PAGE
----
There's a beautiful tale found in the Zohar, that central text of Jewish mysticism. We read there of a Rabbi Abba who once sat at the gateway of the town of Lud, which is now the home to Ben Gurion Airport. He saw a traveler sit down on a pile of rocks at the edge of a mountain overlooking a cliff. The man was exhausted from his long journey and immediately fell asleep. Rabbi Abba watched this innocuous scene for a bit until to his dismay he saw a deadly snake slither out of the rocks making its away toward the sleeping man. A giant lizard suddenly jumped out between the rocks and killed the serpent. Then the man awoke and stood up, perplexed to see a beheaded snake lying in front of him. He quickly gathered his posessions and rose to continue his journey. As he did so, the pile of rocks he was sitting on collaped and fell into the ravine below.
Rabbi Abba ran after the man and recounted everything he had witnessed. He asked, "My friend, to what do you attribute all these miracles that just transpired?" The traveler responded as follows...
"...Never have I gone to sleep without forgiving someone for hurting me in any way. If anyone ever hurt me, I always endeavored, with all my heart, to resolve whatever animosity was between us, and...I would turn the hateful situation into an opportunity to do acts of kindness for the person involved in the misunderstanding." (From Rosh Hashanah Readings)Of course, this is a fairy tale; a fable, meant to inspire us and perhaps hit us over the head with the idea of forgiveness. And yet, and yet...isn't it true that forgiveness--real forgiveness, the real act of turning and responding to another's actions with love, creativity and gentle rebuke--saves us from harm, real and imagined? Or, to put it another way, how many of us know people who are still torn up, torn apart, having never been forgiven or never offered forgiveness, the corrosion of anger still eating them away?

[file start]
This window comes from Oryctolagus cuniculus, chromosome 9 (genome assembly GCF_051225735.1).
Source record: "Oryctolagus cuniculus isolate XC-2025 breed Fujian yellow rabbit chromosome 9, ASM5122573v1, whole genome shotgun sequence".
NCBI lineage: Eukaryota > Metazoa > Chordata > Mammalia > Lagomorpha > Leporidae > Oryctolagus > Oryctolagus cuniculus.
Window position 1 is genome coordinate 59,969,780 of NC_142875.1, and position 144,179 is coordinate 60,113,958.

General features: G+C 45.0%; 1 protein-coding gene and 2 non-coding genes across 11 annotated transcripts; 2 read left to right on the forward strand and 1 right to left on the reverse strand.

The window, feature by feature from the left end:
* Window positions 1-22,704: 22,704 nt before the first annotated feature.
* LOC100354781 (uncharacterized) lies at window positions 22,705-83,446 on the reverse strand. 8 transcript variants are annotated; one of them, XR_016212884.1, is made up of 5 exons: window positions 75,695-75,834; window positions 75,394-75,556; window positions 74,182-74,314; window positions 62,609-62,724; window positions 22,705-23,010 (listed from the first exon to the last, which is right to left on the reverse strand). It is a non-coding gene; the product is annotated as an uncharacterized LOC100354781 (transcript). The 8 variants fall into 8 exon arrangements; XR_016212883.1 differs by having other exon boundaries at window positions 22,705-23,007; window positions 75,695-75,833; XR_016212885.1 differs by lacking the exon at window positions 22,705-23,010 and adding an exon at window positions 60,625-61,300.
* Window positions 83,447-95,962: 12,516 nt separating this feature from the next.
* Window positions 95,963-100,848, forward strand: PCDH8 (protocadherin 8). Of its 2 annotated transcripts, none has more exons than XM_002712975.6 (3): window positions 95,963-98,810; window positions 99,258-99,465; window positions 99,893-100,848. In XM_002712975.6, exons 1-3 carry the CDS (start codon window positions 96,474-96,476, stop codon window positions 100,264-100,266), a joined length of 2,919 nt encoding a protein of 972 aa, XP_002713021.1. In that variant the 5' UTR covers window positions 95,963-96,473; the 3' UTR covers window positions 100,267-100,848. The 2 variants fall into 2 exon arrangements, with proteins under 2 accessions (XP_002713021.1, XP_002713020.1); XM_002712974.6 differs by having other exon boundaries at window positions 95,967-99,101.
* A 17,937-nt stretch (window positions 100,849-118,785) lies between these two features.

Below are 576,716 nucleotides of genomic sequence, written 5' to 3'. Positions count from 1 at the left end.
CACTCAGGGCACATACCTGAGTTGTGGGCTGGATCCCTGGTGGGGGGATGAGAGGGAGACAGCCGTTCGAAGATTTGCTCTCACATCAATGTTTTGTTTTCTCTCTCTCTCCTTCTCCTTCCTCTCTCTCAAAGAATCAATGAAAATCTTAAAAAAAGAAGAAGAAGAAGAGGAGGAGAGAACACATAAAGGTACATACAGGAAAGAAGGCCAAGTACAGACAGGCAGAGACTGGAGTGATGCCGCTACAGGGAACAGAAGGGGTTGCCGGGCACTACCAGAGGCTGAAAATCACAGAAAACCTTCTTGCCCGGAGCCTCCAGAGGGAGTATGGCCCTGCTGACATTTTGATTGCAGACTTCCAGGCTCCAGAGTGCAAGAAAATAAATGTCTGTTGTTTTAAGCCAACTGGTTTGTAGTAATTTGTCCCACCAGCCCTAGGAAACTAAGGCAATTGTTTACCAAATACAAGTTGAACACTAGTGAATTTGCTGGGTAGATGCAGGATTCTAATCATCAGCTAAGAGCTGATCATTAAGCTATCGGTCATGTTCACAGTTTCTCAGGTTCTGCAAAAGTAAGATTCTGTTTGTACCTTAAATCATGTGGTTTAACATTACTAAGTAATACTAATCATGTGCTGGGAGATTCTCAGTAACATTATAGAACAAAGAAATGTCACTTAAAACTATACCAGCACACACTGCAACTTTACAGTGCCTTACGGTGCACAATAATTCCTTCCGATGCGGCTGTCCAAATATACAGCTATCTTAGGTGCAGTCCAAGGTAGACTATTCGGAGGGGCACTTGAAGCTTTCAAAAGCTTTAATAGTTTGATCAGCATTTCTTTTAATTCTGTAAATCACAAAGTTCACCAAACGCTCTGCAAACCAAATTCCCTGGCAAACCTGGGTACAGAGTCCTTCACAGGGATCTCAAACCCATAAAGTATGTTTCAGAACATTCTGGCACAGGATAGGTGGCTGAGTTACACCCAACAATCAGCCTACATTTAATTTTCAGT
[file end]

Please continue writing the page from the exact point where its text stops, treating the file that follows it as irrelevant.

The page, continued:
In parashat Re'eh, we read a series of blessings and curses, and the S'fat Emet, in his reading, remins us that the blessings begin with the word, "when", and the curses with the word "if"; that is to say, Goodness exists by our nature; sin is only incidental. Art Green points out that this is God being generous and forgiving of Israel; shouldn't that be true for us as well? Shouldn't we be able to see the goodness in people's intentions and judge them accordingly, while also find a way to forgive the actions when they go astray, and lead people back toward blessing?
The month of Elul begins on Sunday; that means we're right around one month to Rosh Hashanah. Now is the time, if we haven't done so already, to begin the hard work of asking forgiveness, of forgiving others, and for finding a way to turn hateful situations into acts of kindness, and to make curses into blessings. May we do so, and find ourselves sleeping soundly and without incident.